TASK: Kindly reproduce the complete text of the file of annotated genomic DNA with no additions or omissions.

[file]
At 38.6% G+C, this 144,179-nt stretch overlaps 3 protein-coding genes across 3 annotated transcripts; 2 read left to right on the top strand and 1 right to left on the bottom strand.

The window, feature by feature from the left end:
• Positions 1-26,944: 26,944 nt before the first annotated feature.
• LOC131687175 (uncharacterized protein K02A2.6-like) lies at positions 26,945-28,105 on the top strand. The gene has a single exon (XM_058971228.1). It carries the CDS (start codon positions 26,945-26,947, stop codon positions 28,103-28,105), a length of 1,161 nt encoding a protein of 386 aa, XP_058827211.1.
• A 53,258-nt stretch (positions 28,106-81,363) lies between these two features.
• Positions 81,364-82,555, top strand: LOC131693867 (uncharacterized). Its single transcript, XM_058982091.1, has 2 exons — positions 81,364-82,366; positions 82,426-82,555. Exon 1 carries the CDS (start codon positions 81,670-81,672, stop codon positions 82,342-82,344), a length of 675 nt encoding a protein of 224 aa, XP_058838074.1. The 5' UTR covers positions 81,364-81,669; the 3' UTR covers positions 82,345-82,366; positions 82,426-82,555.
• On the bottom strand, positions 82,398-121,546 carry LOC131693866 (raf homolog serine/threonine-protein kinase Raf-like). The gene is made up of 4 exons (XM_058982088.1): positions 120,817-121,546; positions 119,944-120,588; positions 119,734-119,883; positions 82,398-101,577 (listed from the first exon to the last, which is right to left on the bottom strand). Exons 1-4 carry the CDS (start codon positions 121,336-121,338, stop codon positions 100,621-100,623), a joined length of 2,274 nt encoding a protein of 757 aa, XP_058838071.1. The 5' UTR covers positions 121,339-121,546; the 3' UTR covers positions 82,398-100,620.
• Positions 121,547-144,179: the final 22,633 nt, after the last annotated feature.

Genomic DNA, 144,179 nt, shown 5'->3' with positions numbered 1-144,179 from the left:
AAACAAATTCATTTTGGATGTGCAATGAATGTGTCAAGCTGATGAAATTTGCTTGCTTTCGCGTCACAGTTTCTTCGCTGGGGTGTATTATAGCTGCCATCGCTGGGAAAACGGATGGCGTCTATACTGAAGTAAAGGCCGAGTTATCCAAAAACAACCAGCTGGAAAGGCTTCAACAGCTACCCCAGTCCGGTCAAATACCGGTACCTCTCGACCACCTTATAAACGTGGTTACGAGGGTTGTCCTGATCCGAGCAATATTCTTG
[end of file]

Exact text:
At 38.6% G+C, this 144,179-nt stretch overlaps 3 protein-coding genes across 3 annotated transcripts; 2 read left to right on the top strand and 1 right to left on the bottom strand.

The window, feature by feature from the left end:
• Positions 1-26,944: 26,944 nt before the first annotated feature.
• LOC131687175 (uncharacterized protein K02A2.6-like) lies at positions 26,945-28,105 on the top strand. The gene has a single exon (XM_058971228.1). It carries the CDS (start codon positions 26,945-26,947, stop codon positions 28,103-28,105), a length of 1,161 nt encoding a protein of 386 aa, XP_058827211.1.
• A 53,258-nt stretch (positions 28,106-81,363) lies between these two features.
• Positions 81,364-82,555, top strand: LOC131693867 (uncharacterized). Its single transcript, XM_058982091.1, has 2 exons — positions 81,364-82,366; positions 82,426-82,555. Exon 1 carries the CDS (start codon positions 81,670-81,672, stop codon positions 82,342-82,344), a length of 675 nt encoding a protein of 224 aa, XP_058838074.1. The 5' UTR covers positions 81,364-81,669; the 3' UTR covers positions 82,345-82,366; positions 82,426-82,555.
• On the bottom strand, positions 82,398-121,546 carry LOC131693866 (raf homolog serine/threonine-protein kinase Raf-like). The gene is made up of 4 exons (XM_058982088.1): positions 120,817-121,546; positions 119,944-120,588; positions 119,734-119,883; positions 82,398-101,577 (listed from the first exon to the last, which is right to left on the bottom strand). Exons 1-4 carry the CDS (start codon positions 121,336-121,338, stop codon positions 100,621-100,623), a joined length of 2,274 nt encoding a protein of 757 aa, XP_058838071.1. The 5' UTR covers positions 121,339-121,546; the 3' UTR covers positions 82,398-100,620.
• Positions 121,547-144,179: the final 22,633 nt, after the last annotated feature.

Genomic DNA, 144,179 nt, shown 5'->3' with positions numbered 1-144,179 from the left:
AAACAAATTCATTTTGGATGTGCAATGAATGTGTCAAGCTGATGAAATTTGCTTGCTTTCGCGTCACAGTTTCTTCGCTGGGGTGTATTATAGCTGCCATCGCTGGGAAAACGGATGGCGTCTATACTGAAGTAAAGGCCGAGTTATCCAAAAACAACCAGCTGGAAAGGCTTCAACAGCTACCCCAGTCCGGTCAAATACCGGTACCTCTCGACCACCTTATAAACGTGGTTACGAGGGTTGTCCTGATCCGAGCAATATTCTTG